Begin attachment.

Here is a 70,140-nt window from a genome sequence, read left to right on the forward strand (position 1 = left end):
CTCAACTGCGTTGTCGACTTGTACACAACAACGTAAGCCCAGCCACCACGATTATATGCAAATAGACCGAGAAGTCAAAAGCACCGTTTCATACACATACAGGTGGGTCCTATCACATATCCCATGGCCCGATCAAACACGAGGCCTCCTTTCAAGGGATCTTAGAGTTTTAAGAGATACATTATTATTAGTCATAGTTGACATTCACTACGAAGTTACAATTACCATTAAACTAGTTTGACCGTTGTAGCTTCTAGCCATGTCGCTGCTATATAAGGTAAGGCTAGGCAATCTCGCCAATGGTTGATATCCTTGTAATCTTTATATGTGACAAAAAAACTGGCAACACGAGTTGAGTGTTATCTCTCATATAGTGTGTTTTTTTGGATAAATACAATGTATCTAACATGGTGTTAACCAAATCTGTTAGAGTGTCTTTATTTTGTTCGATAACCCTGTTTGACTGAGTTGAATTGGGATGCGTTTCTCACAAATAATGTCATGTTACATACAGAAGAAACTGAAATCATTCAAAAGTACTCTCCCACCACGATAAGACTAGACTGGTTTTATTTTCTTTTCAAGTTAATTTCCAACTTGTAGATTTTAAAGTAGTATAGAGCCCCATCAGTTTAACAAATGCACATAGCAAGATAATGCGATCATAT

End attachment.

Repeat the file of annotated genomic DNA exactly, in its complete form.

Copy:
Here is a 70,140-nt window from a genome sequence, read left to right on the forward strand (position 1 = left end):
CTCAACTGCGTTGTCGACTTGTACACAACAACGTAAGCCCAGCCACCACGATTATATGCAAATAGACCGAGAAGTCAAAAGCACCGTTTCATACACATACAGGTGGGTCCTATCACATATCCCATGGCCCGATCAAACACGAGGCCTCCTTTCAAGGGATCTTAGAGTTTTAAGAGATACATTATTATTAGTCATAGTTGACATTCACTACGAAGTTACAATTACCATTAAACTAGTTTGACCGTTGTAGCTTCTAGCCATGTCGCTGCTATATAAGGTAAGGCTAGGCAATCTCGCCAATGGTTGATATCCTTGTAATCTTTATATGTGACAAAAAAACTGGCAACACGAGTTGAGTGTTATCTCTCATATAGTGTGTTTTTTTGGATAAATACAATGTATCTAACATGGTGTTAACCAAATCTGTTAGAGTGTCTTTATTTTGTTCGATAACCCTGTTTGACTGAGTTGAATTGGGATGCGTTTCTCACAAATAATGTCATGTTACATACAGAAGAAACTGAAATCATTCAAAAGTACTCTCCCACCACGATAAGACTAGACTGGTTTTATTTTCTTTTCAAGTTAATTTCCAACTTGTAGATTTTAAAGTAGTATAGAGCCCCATCAGTTTAACAAATGCACATAGCAAGATAATGCGATCATAT